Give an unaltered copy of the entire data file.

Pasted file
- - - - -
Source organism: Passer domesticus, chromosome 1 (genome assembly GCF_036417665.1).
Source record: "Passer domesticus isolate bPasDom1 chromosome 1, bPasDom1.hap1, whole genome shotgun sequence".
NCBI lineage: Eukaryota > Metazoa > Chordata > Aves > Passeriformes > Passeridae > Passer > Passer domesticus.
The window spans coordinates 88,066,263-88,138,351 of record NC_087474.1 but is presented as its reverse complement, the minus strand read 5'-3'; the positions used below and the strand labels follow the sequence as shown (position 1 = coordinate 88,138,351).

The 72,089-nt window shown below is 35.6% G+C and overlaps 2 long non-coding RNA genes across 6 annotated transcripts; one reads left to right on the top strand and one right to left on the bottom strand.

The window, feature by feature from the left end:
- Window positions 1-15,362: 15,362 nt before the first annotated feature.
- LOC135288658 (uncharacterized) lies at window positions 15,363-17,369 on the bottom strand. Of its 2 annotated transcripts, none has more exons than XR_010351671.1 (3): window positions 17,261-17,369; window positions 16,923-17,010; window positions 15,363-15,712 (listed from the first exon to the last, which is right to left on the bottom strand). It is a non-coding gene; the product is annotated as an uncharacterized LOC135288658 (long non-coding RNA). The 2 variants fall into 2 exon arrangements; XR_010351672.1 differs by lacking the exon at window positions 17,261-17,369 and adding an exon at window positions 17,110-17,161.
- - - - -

Source organism: Passer domesticus, chromosome 1 (genome assembly GCF_036417665.1).
Source record: "Passer domesticus isolate bPasDom1 chromosome 1, bPasDom1.hap1, whole genome shotgun sequence".
NCBI lineage: Eukaryota > Metazoa > Chordata > Aves > Passeriformes > Passeridae > Passer > Passer domesticus.
The window spans coordinates 88,066,263-88,138,351 of record NC_087474.1 but is presented as its reverse complement, the minus strand read 5'-3'; the positions used below and the strand labels follow the sequence as shown (position 1 = coordinate 88,138,351).

The 72,089-nt window shown below is 35.6% G+C and overlaps 2 long non-coding RNA genes across 6 annotated transcripts; one reads left to right on the top strand and one right to left on the bottom strand.

The window, feature by feature from the left end:
- Window positions 1-15,362: 15,362 nt before the first annotated feature.
- LOC135288658 (uncharacterized) lies at window positions 15,363-17,369 on the bottom strand. Of its 2 annotated transcripts, none has more exons than XR_010351671.1 (3): window positions 17,261-17,369; window positions 16,923-17,010; window positions 15,363-15,712 (listed from the first exon to the last, which is right to left on the bottom strand). It is a non-coding gene; the product is annotated as an uncharacterized LOC135288658 (long non-coding RNA). The 2 variants fall into 2 exon arrangements; XR_010351672.1 differs by lacking the exon at window positions 17,261-17,369 and adding an exon at window positions 17,110-17,161.